Philippines typhoon survivors attend church services
Many of those attending Sunday prayers are now homeless
Thousands of grieving survivors have attended church services in areas of the Philippines devastated by Typhoon Haiyan nine days ago.
In many places, including the mostly flattened city of Tacloban in Leyte province, Masses were held in half-destroyed and flooded churches.
The international aid effort is starting to have a major impact, with Britain's HMS Daring warship joining the huge relief operation.
Haiyan killed more than 3,600 people.
The typhoon - which had some of the strongest winds ever recorded on land - also left about 500,000 people homeless.
Meanwhile, the UK's Disasters Emergency Committee (DEC) group of charities urged countries to take urgent action on climate change.
It said Typhoon Haiyan was a glimpse of the future for millions who will be at risk from extreme weather.'Faith strengthened'
On Sunday, scores of churches in the mainly Roman Catholic country held services that were attended by thousands.
Many came to give thanks for surviving the storm, while others prayed for their loved ones that died.
"I wish to thank the Lord. We asked for his help for all the people who survived this typhoon to be able to eat and continue a life that is hopefully more blissful," Belen Curila told the AFP news agency at a service in Guiuan - the first town to be hit by the typhoon.
"The Lord has strengthened our faith and made us stronger in order for us to survive and start off all over again."
In Tacloban, one of the worst-hit cities, Father Amadero Alvero led a service for some 500 people in the half-destroyed and flooded Santo Nino church.
"Despite what happened, we still believe in God," he said.'Slow' response
As the morning Masses were held, the international relief effort continued to build.
Patrick Fuller of the International Federation of the Red Cross told the Associated Press news agency they were "ramping up a major relief effort and the supplies are coming in".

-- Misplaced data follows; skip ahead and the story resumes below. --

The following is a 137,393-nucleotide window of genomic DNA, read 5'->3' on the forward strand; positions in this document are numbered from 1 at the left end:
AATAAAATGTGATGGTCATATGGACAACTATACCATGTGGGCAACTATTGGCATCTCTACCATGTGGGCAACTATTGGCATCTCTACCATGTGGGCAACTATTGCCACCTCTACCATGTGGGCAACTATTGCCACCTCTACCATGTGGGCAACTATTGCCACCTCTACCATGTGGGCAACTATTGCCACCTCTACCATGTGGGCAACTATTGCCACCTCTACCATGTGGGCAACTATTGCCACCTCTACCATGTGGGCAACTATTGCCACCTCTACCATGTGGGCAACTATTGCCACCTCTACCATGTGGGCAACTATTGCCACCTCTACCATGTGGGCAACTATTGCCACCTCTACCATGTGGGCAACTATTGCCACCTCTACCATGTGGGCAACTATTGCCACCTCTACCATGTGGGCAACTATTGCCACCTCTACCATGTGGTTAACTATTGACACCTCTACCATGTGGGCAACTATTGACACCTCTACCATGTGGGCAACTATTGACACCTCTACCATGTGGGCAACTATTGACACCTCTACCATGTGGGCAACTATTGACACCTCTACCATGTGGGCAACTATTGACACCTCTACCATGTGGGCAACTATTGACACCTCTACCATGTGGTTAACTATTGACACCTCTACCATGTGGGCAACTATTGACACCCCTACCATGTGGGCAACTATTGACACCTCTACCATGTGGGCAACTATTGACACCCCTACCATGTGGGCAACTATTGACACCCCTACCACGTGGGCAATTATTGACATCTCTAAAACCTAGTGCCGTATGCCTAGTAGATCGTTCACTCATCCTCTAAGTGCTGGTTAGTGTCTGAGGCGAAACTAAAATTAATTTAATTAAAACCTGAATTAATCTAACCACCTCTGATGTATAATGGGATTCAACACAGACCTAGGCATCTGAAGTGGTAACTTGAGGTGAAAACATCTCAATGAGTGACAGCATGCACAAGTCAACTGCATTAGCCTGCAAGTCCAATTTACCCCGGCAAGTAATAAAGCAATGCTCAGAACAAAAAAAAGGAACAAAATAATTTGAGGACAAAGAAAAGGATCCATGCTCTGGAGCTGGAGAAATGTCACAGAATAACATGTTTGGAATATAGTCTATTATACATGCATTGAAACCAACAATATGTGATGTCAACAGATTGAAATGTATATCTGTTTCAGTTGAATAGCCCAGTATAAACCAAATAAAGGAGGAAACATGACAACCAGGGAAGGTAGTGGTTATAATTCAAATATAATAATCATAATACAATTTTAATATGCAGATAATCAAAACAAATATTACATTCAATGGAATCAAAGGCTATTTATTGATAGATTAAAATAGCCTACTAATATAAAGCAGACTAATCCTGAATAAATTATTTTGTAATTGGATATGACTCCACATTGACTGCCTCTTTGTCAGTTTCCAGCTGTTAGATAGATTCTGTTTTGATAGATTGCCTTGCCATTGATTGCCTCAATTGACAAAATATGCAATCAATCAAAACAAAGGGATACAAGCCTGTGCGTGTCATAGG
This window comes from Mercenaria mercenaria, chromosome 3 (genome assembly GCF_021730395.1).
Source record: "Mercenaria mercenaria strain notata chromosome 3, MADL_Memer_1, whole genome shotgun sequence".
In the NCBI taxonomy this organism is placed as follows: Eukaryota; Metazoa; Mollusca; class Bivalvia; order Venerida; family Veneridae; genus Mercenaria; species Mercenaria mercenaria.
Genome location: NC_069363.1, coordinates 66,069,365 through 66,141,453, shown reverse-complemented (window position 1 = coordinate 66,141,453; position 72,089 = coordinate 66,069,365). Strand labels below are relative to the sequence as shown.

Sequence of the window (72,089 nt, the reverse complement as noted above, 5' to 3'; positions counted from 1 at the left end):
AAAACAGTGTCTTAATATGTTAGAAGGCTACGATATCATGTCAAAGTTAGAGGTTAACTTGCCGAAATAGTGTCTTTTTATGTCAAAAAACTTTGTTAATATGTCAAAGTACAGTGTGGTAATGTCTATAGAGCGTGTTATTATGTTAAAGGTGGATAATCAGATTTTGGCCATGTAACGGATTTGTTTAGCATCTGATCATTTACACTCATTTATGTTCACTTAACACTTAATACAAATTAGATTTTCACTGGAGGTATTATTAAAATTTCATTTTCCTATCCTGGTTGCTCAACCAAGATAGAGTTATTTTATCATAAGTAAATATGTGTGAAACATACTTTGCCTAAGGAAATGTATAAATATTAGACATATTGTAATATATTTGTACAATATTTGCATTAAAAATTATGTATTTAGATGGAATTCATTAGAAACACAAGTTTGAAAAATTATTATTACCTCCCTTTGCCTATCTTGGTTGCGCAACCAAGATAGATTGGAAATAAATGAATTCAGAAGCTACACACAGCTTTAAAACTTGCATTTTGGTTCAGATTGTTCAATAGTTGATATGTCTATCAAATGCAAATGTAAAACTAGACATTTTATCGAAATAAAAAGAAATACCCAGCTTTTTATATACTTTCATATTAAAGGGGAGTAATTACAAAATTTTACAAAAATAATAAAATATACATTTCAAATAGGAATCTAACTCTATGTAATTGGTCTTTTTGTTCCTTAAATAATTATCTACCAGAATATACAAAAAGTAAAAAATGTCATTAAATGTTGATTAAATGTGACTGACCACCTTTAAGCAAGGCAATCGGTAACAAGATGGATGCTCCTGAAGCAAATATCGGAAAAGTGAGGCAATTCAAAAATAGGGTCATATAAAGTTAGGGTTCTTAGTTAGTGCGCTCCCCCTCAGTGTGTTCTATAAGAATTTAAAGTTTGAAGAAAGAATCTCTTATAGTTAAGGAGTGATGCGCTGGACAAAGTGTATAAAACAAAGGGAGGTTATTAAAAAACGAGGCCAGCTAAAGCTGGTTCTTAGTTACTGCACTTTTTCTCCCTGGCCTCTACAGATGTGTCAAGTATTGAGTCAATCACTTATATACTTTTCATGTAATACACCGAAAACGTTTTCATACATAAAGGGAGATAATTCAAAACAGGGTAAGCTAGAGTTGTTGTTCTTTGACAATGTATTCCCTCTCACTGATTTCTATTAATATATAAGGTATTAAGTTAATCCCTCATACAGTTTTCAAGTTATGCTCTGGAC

Mr Fuller, who is in Tacloban, said: "We're setting up an emergency response hospital here, water and sanitation units." But he said people in affected areas would need long-term support with rebuilding.
Both the Red Cross and the medical charity Medecins Sans Frontieres (MSF) said they would have mobile surgical units up and running in Tacloban by the end of the weekend.
US Navy helicopters have been dropping food, water and other supplies from the aircraft carrier USS George Washington, which arrived off the coast on Thursday.
The HMS Daring - which is now is off the coast of Cebu City - is the latest vessel to join the relief effort.
Its crew is now preparing to despatch aid to the Panay Island, in the far west of Cebu.
Another British ship - the aircraft carrier HMS Illustrious - is on its way to the Philippines.
Britain has announced it will give an extra £30m ($50m) in emergency aid, bringing UK assistance to £50m. The DEC said donations it had collected from the public had reached £33m.
Meanwhile, China - which had been criticised for its relatively small amount of initial aid - said on Saturday it was ready to send rescue and medical teams to the storm-hit areas.
However, widespread infrastructure damage is hampering efforts to distribute aid to some areas.
Desperate survivors are still trying to leave the coastal city of Ormoc, 105 km (65 miles) west of Tacloban, Reuters news agency reports.
Philippine Social Welfare and Development Secretary Corazon Soliman acknowledged in a radio interview that the national relief response had been too slow to reach many areas.
"We will double our efforts to distribute relief goods because we've been hearing complaints that a lot of people have yet to receive relief goods," she said.
About 11 million people have been affected by Typhoon Haiyan, according to UN estimates.
It was one of the most powerful storms ever recorded on land, with winds exceeding 320km/h (200 mph) unleashing massive waves. Tacloban's airport was left in ruins.
Health experts have warned that the worst-affected areas are entering a peak danger period for the spread of infectious diseases.